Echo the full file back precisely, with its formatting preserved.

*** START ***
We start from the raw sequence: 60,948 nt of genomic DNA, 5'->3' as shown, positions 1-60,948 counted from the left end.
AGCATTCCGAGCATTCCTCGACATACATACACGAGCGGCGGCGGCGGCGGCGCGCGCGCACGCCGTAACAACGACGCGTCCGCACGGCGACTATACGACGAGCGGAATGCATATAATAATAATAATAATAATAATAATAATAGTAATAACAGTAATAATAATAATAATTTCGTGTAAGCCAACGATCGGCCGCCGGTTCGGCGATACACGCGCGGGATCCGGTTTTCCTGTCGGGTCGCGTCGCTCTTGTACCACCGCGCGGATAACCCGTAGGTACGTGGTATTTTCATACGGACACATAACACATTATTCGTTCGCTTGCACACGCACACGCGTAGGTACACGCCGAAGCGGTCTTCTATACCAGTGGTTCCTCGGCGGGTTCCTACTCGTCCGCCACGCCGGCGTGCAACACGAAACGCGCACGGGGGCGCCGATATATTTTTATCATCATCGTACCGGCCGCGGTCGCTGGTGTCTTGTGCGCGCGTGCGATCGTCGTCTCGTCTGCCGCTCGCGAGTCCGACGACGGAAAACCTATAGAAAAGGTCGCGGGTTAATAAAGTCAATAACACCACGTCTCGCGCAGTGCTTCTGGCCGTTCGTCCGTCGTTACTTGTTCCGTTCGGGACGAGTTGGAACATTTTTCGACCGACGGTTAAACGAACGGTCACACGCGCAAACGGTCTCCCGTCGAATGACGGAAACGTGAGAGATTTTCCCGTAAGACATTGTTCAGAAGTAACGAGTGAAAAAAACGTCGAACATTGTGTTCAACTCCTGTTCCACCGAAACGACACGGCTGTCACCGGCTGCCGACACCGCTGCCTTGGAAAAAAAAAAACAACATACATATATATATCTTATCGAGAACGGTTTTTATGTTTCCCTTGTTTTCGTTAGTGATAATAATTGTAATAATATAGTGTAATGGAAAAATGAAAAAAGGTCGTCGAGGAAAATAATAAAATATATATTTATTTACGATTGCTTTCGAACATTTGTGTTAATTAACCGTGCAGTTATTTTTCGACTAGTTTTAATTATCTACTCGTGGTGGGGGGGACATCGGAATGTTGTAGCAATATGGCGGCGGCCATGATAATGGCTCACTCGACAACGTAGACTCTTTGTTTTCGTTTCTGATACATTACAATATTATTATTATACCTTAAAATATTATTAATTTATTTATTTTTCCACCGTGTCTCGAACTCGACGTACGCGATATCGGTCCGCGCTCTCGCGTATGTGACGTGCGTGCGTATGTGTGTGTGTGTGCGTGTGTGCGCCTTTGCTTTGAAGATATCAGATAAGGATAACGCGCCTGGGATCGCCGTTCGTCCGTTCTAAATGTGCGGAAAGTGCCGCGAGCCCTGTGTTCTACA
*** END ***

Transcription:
We start from the raw sequence: 60,948 nt of genomic DNA, 5'->3' as shown, positions 1-60,948 counted from the left end.
AGCATTCCGAGCATTCCTCGACATACATACACGAGCGGCGGCGGCGGCGGCGCGCGCGCACGCCGTAACAACGACGCGTCCGCACGGCGACTATACGACGAGCGGAATGCATATAATAATAATAATAATAATAATAATAATAGTAATAACAGTAATAATAATAATAATTTCGTGTAAGCCAACGATCGGCCGCCGGTTCGGCGATACACGCGCGGGATCCGGTTTTCCTGTCGGGTCGCGTCGCTCTTGTACCACCGCGCGGATAACCCGTAGGTACGTGGTATTTTCATACGGACACATAACACATTATTCGTTCGCTTGCACACGCACACGCGTAGGTACACGCCGAAGCGGTCTTCTATACCAGTGGTTCCTCGGCGGGTTCCTACTCGTCCGCCACGCCGGCGTGCAACACGAAACGCGCACGGGGGCGCCGATATATTTTTATCATCATCGTACCGGCCGCGGTCGCTGGTGTCTTGTGCGCGCGTGCGATCGTCGTCTCGTCTGCCGCTCGCGAGTCCGACGACGGAAAACCTATAGAAAAGGTCGCGGGTTAATAAAGTCAATAACACCACGTCTCGCGCAGTGCTTCTGGCCGTTCGTCCGTCGTTACTTGTTCCGTTCGGGACGAGTTGGAACATTTTTCGACCGACGGTTAAACGAACGGTCACACGCGCAAACGGTCTCCCGTCGAATGACGGAAACGTGAGAGATTTTCCCGTAAGACATTGTTCAGAAGTAACGAGTGAAAAAAACGTCGAACATTGTGTTCAACTCCTGTTCCACCGAAACGACACGGCTGTCACCGGCTGCCGACACCGCTGCCTTGGAAAAAAAAAAACAACATACATATATATATCTTATCGAGAACGGTTTTTATGTTTCCCTTGTTTTCGTTAGTGATAATAATTGTAATAATATAGTGTAATGGAAAAATGAAAAAAGGTCGTCGAGGAAAATAATAAAATATATATTTATTTACGATTGCTTTCGAACATTTGTGTTAATTAACCGTGCAGTTATTTTTCGACTAGTTTTAATTATCTACTCGTGGTGGGGGGGACATCGGAATGTTGTAGCAATATGGCGGCGGCCATGATAATGGCTCACTCGACAACGTAGACTCTTTGTTTTCGTTTCTGATACATTACAATATTATTATTATACCTTAAAATATTATTAATTTATTTATTTTTCCACCGTGTCTCGAACTCGACGTACGCGATATCGGTCCGCGCTCTCGCGTATGTGACGTGCGTGCGTATGTGTGTGTGTGTGCGTGTGTGCGCCTTTGCTTTGAAGATATCAGATAAGGATAACGCGCCTGGGATCGCCGTTCGTCCGTTCTAAATGTGCGGAAAGTGCCGCGAGCCCTGTGTTCTACA